Development of field-specific spring N rate recommendations for winter wheat

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1993
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Virginia Tech
Abstract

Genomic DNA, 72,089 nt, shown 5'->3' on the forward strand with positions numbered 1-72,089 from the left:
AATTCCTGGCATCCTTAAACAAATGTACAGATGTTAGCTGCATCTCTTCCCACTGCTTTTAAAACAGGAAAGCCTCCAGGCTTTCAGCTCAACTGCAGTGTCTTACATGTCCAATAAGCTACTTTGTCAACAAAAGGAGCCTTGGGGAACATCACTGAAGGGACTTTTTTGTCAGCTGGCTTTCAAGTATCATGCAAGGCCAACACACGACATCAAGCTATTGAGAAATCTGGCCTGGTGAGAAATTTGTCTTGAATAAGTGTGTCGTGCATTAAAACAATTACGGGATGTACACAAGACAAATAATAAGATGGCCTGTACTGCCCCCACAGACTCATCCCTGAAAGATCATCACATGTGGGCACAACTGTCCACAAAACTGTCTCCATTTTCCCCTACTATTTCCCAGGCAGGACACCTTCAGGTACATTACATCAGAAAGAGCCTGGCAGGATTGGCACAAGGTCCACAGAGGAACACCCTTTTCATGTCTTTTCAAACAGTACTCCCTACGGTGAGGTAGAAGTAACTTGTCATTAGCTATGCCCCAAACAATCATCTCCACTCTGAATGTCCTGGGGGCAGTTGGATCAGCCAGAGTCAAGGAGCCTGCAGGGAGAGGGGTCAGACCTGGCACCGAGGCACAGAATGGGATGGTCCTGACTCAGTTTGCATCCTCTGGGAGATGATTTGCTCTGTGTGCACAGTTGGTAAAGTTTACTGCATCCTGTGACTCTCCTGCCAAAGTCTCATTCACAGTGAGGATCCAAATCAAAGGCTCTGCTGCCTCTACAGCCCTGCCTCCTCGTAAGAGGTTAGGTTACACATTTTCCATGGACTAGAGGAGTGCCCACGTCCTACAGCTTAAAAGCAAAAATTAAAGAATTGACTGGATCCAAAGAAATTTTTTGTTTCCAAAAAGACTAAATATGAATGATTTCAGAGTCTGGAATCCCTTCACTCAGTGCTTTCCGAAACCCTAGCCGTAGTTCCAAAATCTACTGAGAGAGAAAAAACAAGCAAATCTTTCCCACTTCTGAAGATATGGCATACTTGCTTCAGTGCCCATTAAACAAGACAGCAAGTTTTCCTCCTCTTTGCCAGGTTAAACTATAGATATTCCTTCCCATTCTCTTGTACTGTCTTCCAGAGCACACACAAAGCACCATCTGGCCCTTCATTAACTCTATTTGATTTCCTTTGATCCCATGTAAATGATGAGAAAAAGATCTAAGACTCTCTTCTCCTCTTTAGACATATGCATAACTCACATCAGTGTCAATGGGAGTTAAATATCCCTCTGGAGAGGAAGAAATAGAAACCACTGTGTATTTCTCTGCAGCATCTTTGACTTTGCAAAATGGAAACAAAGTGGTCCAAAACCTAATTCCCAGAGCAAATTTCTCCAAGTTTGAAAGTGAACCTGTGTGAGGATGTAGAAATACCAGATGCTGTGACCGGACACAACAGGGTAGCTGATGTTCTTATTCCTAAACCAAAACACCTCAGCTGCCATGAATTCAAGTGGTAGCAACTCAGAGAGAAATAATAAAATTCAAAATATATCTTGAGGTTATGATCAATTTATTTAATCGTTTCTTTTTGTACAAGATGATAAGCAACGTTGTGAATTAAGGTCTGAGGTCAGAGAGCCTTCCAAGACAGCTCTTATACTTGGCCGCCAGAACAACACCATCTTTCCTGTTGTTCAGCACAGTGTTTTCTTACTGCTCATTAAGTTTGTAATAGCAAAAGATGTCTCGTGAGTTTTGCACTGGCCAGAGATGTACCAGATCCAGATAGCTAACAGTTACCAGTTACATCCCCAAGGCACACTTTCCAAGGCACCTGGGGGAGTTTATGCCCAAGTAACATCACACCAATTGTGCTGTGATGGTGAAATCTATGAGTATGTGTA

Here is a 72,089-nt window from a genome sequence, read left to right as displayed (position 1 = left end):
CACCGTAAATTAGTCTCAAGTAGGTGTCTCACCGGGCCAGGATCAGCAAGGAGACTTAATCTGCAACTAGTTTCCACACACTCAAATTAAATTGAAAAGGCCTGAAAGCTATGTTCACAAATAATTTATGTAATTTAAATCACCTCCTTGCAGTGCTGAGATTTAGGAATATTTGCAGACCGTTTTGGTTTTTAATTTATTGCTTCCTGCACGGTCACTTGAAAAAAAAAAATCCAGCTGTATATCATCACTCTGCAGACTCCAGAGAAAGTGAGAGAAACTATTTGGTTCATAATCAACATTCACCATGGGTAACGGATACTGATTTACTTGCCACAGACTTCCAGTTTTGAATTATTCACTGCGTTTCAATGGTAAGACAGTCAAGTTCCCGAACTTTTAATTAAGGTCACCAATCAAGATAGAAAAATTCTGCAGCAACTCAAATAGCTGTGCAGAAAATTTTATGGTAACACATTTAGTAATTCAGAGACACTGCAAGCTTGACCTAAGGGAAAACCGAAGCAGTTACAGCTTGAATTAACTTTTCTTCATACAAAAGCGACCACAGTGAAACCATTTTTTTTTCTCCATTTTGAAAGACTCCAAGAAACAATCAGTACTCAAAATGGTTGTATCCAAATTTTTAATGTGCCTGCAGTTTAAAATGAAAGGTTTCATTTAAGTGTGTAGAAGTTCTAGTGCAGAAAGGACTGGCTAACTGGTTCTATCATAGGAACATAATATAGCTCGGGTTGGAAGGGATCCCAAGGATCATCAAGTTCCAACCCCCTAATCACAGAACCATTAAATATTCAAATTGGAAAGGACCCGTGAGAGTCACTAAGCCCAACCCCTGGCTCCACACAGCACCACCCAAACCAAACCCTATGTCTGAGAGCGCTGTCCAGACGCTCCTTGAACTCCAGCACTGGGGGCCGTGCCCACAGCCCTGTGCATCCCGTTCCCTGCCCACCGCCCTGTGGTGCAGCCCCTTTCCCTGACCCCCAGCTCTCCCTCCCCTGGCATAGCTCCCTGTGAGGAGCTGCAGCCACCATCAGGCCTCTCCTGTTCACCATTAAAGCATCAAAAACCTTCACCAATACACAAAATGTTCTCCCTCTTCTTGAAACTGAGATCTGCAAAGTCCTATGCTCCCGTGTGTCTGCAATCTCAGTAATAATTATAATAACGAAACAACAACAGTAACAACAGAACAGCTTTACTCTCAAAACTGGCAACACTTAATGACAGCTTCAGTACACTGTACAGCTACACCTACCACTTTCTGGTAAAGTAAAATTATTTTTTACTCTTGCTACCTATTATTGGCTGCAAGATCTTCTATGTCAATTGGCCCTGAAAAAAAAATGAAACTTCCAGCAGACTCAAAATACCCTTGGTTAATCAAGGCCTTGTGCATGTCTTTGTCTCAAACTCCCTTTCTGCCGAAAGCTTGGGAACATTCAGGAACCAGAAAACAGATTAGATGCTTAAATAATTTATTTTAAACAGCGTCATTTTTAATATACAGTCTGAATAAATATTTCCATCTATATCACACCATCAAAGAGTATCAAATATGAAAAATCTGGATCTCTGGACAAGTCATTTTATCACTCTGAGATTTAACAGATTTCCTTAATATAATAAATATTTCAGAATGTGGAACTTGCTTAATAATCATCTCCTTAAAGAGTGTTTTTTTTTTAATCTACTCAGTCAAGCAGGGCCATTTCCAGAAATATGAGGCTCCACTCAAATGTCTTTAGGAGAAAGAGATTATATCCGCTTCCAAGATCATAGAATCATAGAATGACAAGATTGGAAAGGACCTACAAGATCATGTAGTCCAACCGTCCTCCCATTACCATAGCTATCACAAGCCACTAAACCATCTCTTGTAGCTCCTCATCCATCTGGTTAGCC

Optimum spring N fertilizer rates for winter wheat in Virginia vary widely from field to field, but traditionally spring N is applied at a uniform rate to all fields. A recently-developed tissue test procedure provides a field-specific evaluation of crop N status and predicts optimum N rate for the second spring N application in a split spring application management system. However, this procedure is based on a small number of researcher-planted experiments utilizing a single cultivar; it fails to provide field-specific rate recommendations for the first spring N application; and it is not accessible to farmers who are unwilling to split their spring N applications. Our objectives were: to evaluate the reliability of the tissue test procedure in a large number of farmer fields; to develop a method for making field-specific N rate recommendations for the first spring application in a split-application management system; and to develop a method for making field-specific N rate recommendations in a single-application management system. Forty-five spring N rate experiments were established in farmer fields over a five-year period. A range of N fertilizer rates was applied in early spring (Zadoks growth stage 25) and again in mid-spring (Zadoks growth stage 30) in all possible combinations. Yield data were used to calculate economic optimum N rates at growth stage (GS) 25 and GS 30 with split-application management, and at GS 25 with single-application management. These optima were regressed against a variety of predictor variables measured in the same fields. The reliability of the previously-developed tissue test procedure for making GS 30 N rate recommendations was confirmed. Tiller density was the best predictor of optimum GS 25 N rate with split-application management, while soil nitrate to 90 cm was the best predictor of optimum GS 25 N rate with single-application management. These three relationships fit together to form a flexible and powerful system for making spring N rate recommendations for winter wheat. This system increased estimated profit and apparent fertilizer efficiency in these experiments.

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